Buddhism in Japan

The Meiji Restoration and the Secularization of Buddhism


After the Meiji Restoration, the government sought to promote Shintō as the sole religious foundation of a new nationalist cult centered on the figure of the emperor. Buddhism became a willing collaborator in this enterprise. Major changes to long-established practices took place, as Japanese Buddhism developed into a secularized organization espousing doctrines far removed from the original teachings of Shakyamuni.

Removing Buddhism from the Center of Power

During the Edo period, Japanese Buddhism worked with the shogunate and enjoyed a position of influence and authority in society. But as political power shifted from the samurai class to the emperor following the Meiji Restoration in 1868, the position of Buddhism suddenly became unstable. The new government’s policy was to use a modernized form of Shintō, Japan’s indigenous religious tradition, to bolster centralized state control under the figure of the emperor. To a large extent, this policy was inspired by the example of the European powers, which had built their modern colonial empires on the foundations of Christianity.

For centuries, Buddhism in Japan had existed alongside Shintō, and the two traditions had become closely intwined, resulting in a unique form of syncretism. During the Edo period, Buddhism had if anything held the upper hand in its relations with Shintō—but now, the tables were turned, and Buddhism was regarded as an obstacle standing in the way of government policy. The Meiji government needed a way to remove Buddhism from the structure of power and elevate Shintō to a position of unrivaled precedence.

The government issued an order legally separating Buddhism and Shintō, which had been intricately bound together as part of the power structure during the Edo period. The purpose of the law was not to press people to abandon their Buddhist faith, but to weaken the ties that bound Buddhism to state power.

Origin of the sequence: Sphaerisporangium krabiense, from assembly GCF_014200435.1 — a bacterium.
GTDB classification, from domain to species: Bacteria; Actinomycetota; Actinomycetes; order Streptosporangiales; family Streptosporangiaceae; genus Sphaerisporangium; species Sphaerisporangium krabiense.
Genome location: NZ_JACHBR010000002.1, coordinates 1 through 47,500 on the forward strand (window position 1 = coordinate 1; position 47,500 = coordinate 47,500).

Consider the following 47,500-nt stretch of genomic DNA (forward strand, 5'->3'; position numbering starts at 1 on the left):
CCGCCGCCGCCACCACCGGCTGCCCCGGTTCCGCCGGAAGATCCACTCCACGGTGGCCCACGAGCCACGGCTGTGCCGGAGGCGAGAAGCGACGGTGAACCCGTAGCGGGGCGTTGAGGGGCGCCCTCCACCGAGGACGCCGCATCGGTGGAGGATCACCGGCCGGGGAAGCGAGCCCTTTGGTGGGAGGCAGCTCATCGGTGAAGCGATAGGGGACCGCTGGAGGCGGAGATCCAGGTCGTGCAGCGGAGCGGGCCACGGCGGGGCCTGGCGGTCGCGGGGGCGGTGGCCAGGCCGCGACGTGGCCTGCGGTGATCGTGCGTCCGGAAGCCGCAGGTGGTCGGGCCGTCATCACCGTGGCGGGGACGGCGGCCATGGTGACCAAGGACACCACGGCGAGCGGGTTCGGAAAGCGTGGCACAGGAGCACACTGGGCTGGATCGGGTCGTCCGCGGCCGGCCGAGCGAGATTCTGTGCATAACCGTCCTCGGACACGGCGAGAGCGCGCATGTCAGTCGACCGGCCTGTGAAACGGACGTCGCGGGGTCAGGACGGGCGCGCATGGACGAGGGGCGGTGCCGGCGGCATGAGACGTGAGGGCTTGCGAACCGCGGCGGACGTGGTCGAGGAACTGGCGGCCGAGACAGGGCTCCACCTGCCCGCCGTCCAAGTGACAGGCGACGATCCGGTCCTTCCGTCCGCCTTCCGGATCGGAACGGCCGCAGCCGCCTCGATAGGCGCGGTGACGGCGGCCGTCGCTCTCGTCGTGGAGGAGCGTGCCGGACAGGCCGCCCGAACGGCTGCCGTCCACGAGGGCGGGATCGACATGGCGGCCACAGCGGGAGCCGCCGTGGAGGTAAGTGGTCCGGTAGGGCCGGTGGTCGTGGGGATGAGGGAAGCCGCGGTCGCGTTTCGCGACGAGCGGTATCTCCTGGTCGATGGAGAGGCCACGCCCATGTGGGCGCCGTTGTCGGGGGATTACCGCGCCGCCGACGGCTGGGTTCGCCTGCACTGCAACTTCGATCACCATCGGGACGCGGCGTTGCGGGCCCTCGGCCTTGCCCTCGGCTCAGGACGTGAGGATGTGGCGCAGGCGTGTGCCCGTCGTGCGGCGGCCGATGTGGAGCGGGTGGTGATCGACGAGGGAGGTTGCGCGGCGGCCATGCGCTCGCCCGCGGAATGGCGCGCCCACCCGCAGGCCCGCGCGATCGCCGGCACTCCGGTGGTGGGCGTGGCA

But the close relationship that Buddhism had enjoyed with government control during the days of the shogunate had led to widespread resentment of the religion, and these frustrations exploded following the new law separating Buddhism and Shintō. A wave of anti-Buddhist violence spread throughout the country. This movement, known as haibutsu kishaku in Japanese, led to the destruction of numerous Buddhist temples and the ejection of Buddhist priests from positions of power. In some areas, almost all the Buddhist temples—sometimes numbering more than a thousand in a single region—were destroyed or seriously damaged.

Subsumed by State Shintō

The haibutsu kishaku movement brought widespread devastation, but also presented an ideal opportunity for reform. Buddhism could no longer count on the generous protection it had enjoyed from the shogunal government—and had also lost the support of the masses. How was Buddhism to survive and develop without this support? The different sects of Japanese Buddhism now began to look for new ways forward.

At first, the Meiji government planned to use Shintō as the sole religious foundation for the new emperor-centered government. But masses of important information about the population, including details of births, deaths, marriages, travel, and migration, remained concentrated in Buddhist temples under the danka system of parishioner registration. Dismantling this system would have presented formidable difficulties, and eventually the government changed its mind about Buddhism, realizing that it could potentially provide useful assistance in solidifying government control. The government started to think of Buddhism as an important partner in governing the country. State Shintō was by now regarded not simply as a religion but as symbolic of the essence of the Japanese state. Buddhism, meanwhile, was recognized as an officially approved religion, whose job was to serve and work alongside the national government.